Fed aims to contain US dollar strength before the markets open
Oil falters as Russia oil talks hopes fade
Stocks trade higher after New York opening
US dollar strength
“A strong US dollar is in the interest of the United States of America.”
This has been the mantra for pretty much every US Treasury Secretary in recent decades. Today, however, is different. The problem is not that the US dollar isn’t strong, but the amount of jawboning that the global reserve currency is taking is flabbergasting.
After a strong USD rally overnight, the US Federal Reserve came out this morning with another unexpected announcement. The central bank has agreed to open swap lines with other central banks who hold US treasuries at the Fed and provide them with USD liquidity to alleviate the global reserve currency shortage.
As demonstrated by the difference between the overnight lending rate and the 3-month USD LIBOR in chart above, there is still ample demand for US dollars - rates on the open market are still higher when compared to the US central bank’s rate.
The Fed’s actions this morning were designed to alleviate the situation, but ultimately depend on the amount of collateral which foreign central banks have at the NY Fed. At writing the EURUSD pair is trading off session lows, just above 1.0985.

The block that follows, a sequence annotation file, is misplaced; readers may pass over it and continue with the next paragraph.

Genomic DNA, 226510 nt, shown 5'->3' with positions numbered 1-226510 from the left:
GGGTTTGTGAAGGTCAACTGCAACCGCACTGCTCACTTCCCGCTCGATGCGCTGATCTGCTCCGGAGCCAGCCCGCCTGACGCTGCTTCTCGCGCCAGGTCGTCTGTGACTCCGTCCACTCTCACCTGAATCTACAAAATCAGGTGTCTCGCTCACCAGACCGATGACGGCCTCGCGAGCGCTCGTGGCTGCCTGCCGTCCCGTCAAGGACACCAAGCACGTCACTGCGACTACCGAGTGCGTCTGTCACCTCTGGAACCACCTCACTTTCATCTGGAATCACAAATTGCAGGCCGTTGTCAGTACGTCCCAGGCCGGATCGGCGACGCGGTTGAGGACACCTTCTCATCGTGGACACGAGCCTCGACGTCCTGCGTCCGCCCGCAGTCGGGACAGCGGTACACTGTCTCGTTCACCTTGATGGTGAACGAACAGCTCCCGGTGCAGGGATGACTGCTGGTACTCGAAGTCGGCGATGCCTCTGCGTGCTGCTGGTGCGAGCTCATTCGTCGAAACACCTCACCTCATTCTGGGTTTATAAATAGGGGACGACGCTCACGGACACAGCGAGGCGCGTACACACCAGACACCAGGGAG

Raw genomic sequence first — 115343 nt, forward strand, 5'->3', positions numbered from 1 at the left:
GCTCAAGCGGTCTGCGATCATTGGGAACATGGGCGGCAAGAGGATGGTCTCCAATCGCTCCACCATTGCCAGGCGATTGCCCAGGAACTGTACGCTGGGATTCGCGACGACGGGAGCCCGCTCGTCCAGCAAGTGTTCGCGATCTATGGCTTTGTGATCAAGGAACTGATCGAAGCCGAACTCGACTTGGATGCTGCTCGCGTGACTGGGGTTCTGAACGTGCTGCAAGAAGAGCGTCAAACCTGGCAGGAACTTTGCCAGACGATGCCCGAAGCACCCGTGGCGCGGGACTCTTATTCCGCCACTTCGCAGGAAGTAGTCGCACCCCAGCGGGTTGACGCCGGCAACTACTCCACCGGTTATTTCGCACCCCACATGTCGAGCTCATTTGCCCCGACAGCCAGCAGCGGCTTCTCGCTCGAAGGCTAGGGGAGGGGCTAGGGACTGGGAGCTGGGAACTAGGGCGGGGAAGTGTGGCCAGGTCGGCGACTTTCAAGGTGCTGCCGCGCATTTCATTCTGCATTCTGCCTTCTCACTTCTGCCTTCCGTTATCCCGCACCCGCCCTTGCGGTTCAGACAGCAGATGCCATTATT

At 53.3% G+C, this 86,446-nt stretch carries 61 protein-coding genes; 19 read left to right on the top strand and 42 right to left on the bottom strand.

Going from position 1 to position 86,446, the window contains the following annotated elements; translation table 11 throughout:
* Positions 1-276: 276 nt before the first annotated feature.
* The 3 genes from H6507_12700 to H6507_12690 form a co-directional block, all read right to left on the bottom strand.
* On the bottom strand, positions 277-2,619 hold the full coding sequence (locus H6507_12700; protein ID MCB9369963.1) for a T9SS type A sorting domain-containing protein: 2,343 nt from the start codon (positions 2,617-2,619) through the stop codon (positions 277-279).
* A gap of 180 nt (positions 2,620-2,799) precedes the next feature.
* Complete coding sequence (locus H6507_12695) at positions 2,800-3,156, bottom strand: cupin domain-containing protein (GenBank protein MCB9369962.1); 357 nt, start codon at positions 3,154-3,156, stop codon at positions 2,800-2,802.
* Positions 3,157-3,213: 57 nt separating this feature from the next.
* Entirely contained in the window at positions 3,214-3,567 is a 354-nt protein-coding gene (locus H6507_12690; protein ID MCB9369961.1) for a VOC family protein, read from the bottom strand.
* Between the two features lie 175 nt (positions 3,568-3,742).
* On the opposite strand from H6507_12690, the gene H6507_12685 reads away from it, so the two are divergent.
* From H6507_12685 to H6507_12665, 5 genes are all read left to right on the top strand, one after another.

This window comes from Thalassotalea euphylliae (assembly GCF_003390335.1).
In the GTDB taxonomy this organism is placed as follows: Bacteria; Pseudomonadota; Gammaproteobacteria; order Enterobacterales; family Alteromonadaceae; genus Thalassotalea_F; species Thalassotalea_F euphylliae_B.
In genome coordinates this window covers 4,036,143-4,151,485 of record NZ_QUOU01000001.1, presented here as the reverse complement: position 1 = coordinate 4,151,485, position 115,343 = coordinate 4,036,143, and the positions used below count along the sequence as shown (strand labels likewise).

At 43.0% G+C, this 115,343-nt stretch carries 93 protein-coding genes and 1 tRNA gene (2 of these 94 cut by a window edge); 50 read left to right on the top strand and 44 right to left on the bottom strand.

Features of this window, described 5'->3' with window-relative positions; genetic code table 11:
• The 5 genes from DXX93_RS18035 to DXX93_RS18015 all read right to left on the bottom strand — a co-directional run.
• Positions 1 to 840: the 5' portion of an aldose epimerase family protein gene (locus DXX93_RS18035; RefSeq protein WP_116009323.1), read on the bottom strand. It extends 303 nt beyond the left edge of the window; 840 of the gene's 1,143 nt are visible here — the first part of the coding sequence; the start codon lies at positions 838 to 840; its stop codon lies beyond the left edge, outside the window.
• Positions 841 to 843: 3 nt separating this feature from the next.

US Tech Stocks Rally Leads the Way
The tech-heavy NASDAQ index is leading US stocks higher as risk appetite continued to return to the market after the US Fed’s latest decision. European and Asian stocks also traded higher, albeit modestly so.
Trump-Putin Call Does Little for Oil
A significant amount of chatter surrounded an impending call between President Trump and Russia’s leader Vladimir Putin. The oil market rallied over 10% off the lows marked yesterday only to encounter renewed selling pressure as the leaks from the call failed to reassure markets any immediate pause to excess production is on the cards.
WTI crude oil traded at $20.50, after sliding over 7% off from a high marked earlier in the session just above $21.50 per barrel.